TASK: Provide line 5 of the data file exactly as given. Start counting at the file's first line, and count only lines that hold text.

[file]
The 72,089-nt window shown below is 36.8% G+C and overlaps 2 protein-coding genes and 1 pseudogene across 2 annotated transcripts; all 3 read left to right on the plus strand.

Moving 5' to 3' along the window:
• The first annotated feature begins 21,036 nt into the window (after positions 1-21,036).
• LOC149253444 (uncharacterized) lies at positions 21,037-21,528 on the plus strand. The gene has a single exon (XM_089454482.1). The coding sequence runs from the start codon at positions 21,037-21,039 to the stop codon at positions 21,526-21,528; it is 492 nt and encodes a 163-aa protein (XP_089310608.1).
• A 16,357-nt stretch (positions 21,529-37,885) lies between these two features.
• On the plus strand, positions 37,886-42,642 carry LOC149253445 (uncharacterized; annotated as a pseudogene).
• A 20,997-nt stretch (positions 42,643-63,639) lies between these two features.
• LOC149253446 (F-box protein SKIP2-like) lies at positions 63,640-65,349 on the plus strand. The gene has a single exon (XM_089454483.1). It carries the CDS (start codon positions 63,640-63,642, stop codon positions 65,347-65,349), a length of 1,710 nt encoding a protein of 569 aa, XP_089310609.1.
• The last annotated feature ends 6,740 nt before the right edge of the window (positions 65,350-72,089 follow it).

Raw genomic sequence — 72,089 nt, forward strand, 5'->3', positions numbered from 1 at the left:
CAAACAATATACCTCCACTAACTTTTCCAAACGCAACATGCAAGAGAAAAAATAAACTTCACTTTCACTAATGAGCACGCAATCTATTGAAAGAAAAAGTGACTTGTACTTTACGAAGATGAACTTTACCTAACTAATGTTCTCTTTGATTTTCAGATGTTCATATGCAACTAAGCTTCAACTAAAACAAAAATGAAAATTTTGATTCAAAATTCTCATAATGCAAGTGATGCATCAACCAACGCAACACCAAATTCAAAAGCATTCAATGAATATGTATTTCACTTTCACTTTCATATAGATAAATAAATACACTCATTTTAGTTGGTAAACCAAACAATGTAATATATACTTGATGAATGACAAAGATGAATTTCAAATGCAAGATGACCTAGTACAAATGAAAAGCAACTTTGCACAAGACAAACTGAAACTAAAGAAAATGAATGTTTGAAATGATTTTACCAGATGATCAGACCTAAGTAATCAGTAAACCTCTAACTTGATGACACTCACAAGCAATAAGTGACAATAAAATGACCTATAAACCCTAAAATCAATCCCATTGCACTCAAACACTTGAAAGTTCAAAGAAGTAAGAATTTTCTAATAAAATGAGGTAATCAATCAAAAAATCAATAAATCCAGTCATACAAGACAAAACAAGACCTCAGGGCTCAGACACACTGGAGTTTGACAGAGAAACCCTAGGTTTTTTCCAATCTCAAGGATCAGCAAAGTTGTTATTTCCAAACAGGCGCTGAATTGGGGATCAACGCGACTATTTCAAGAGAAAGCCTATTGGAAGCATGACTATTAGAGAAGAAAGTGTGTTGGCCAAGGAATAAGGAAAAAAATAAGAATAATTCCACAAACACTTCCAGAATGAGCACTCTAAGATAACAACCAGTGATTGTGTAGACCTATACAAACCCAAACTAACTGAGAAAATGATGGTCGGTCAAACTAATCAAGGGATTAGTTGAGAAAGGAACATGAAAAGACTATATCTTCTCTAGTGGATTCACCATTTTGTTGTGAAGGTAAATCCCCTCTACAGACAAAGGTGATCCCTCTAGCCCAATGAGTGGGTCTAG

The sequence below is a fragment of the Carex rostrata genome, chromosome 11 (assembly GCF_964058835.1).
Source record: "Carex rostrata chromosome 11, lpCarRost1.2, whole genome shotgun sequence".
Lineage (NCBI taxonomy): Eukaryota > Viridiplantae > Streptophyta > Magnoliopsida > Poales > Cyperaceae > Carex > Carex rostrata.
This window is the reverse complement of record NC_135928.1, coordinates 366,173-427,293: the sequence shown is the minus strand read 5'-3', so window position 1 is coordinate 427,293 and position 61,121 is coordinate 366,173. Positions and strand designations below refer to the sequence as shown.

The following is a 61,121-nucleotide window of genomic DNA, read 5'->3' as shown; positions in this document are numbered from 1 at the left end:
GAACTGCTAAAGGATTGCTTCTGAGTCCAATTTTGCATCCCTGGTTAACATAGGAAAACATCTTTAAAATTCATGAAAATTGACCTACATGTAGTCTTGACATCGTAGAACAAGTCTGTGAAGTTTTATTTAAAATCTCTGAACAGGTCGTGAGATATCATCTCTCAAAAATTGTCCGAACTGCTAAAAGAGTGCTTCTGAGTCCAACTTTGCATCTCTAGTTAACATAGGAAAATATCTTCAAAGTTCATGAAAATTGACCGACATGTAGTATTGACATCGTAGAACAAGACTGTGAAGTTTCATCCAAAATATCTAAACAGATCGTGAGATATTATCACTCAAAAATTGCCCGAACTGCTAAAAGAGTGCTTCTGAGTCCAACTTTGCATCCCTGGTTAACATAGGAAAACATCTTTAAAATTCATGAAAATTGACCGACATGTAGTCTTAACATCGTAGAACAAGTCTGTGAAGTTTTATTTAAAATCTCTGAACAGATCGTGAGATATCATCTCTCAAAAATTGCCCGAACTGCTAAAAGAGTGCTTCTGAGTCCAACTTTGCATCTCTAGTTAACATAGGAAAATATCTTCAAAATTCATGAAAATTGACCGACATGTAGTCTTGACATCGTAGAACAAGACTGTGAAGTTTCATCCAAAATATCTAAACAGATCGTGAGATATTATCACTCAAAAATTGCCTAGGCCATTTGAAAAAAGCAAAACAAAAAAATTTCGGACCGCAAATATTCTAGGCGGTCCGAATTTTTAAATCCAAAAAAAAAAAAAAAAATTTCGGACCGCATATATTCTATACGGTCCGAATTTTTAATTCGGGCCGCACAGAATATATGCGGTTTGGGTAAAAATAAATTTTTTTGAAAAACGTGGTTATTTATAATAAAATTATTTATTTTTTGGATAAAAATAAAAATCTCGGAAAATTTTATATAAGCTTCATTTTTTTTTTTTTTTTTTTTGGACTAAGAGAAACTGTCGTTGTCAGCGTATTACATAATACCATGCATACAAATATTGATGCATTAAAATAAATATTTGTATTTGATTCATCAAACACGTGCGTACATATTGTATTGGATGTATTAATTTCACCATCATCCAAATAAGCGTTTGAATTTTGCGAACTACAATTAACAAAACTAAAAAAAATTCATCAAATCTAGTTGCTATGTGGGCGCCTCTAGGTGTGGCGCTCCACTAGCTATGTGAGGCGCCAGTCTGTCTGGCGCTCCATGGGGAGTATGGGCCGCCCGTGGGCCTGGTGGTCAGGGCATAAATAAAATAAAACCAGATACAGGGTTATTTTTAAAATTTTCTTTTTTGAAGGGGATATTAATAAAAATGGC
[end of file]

• A 16,357-nt stretch (positions 21,529-37,885) lies between these two features.